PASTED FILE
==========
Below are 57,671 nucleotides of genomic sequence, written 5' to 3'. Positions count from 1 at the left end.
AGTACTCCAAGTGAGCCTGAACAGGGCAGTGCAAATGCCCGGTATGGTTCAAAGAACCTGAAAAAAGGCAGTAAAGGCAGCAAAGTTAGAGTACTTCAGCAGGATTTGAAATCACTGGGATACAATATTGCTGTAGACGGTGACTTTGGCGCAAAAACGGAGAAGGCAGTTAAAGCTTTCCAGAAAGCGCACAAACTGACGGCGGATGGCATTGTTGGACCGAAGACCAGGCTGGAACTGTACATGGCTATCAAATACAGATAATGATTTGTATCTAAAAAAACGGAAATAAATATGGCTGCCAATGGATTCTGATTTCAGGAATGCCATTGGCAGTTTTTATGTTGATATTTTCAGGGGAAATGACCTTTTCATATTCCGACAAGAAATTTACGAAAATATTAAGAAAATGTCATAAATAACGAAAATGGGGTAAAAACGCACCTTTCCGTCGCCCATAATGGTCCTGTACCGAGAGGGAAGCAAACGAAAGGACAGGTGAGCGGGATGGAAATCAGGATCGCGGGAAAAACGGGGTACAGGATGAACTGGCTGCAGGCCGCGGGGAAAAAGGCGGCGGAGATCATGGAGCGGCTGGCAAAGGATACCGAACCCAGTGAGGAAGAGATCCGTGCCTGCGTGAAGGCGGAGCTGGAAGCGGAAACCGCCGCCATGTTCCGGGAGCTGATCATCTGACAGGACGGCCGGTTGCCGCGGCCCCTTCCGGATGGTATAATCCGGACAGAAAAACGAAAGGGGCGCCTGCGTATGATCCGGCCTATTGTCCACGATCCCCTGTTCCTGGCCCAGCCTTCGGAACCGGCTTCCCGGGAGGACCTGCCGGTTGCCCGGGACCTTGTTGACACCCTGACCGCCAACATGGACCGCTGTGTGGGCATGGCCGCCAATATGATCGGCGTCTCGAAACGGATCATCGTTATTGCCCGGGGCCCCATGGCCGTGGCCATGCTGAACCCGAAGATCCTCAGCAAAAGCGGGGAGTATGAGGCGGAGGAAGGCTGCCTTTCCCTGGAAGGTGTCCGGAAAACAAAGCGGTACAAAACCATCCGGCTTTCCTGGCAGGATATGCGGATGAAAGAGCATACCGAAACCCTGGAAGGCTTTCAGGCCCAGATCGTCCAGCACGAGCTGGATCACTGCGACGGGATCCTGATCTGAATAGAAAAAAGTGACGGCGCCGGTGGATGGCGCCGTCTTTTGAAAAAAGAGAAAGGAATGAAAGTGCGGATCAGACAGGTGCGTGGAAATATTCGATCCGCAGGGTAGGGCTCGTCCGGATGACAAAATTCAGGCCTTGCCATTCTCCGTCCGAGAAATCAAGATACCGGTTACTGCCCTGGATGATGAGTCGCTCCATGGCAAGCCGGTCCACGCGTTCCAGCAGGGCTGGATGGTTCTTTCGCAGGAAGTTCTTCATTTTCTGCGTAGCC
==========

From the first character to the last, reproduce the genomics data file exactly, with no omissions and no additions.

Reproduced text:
Below are 57,671 nucleotides of genomic sequence, written 5' to 3'. Positions count from 1 at the left end.
AGTACTCCAAGTGAGCCTGAACAGGGCAGTGCAAATGCCCGGTATGGTTCAAAGAACCTGAAAAAAGGCAGTAAAGGCAGCAAAGTTAGAGTACTTCAGCAGGATTTGAAATCACTGGGATACAATATTGCTGTAGACGGTGACTTTGGCGCAAAAACGGAGAAGGCAGTTAAAGCTTTCCAGAAAGCGCACAAACTGACGGCGGATGGCATTGTTGGACCGAAGACCAGGCTGGAACTGTACATGGCTATCAAATACAGATAATGATTTGTATCTAAAAAAACGGAAATAAATATGGCTGCCAATGGATTCTGATTTCAGGAATGCCATTGGCAGTTTTTATGTTGATATTTTCAGGGGAAATGACCTTTTCATATTCCGACAAGAAATTTACGAAAATATTAAGAAAATGTCATAAATAACGAAAATGGGGTAAAAACGCACCTTTCCGTCGCCCATAATGGTCCTGTACCGAGAGGGAAGCAAACGAAAGGACAGGTGAGCGGGATGGAAATCAGGATCGCGGGAAAAACGGGGTACAGGATGAACTGGCTGCAGGCCGCGGGGAAAAAGGCGGCGGAGATCATGGAGCGGCTGGCAAAGGATACCGAACCCAGTGAGGAAGAGATCCGTGCCTGCGTGAAGGCGGAGCTGGAAGCGGAAACCGCCGCCATGTTCCGGGAGCTGATCATCTGACAGGACGGCCGGTTGCCGCGGCCCCTTCCGGATGGTATAATCCGGACAGAAAAACGAAAGGGGCGCCTGCGTATGATCCGGCCTATTGTCCACGATCCCCTGTTCCTGGCCCAGCCTTCGGAACCGGCTTCCCGGGAGGACCTGCCGGTTGCCCGGGACCTTGTTGACACCCTGACCGCCAACATGGACCGCTGTGTGGGCATGGCCGCCAATATGATCGGCGTCTCGAAACGGATCATCGTTATTGCCCGGGGCCCCATGGCCGTGGCCATGCTGAACCCGAAGATCCTCAGCAAAAGCGGGGAGTATGAGGCGGAGGAAGGCTGCCTTTCCCTGGAAGGTGTCCGGAAAACAAAGCGGTACAAAACCATCCGGCTTTCCTGGCAGGATATGCGGATGAAAGAGCATACCGAAACCCTGGAAGGCTTTCAGGCCCAGATCGTCCAGCACGAGCTGGATCACTGCGACGGGATCCTGATCTGAATAGAAAAAAGTGACGGCGCCGGTGGATGGCGCCGTCTTTTGAAAAAAGAGAAAGGAATGAAAGTGCGGATCAGACAGGTGCGTGGAAATATTCGATCCGCAGGGTAGGGCTCGTCCGGATGACAAAATTCAGGCCTTGCCATTCTCCGTCCGAGAAATCAAGATACCGGTTACTGCCCTGGATGATGAGTCGCTCCATGGCAAGCCGGTCCACGCGTTCCAGCAGGGCTGGATGGTTCTTTCGCAGGAAGTTCTTCATTTTCTGCGTAGCC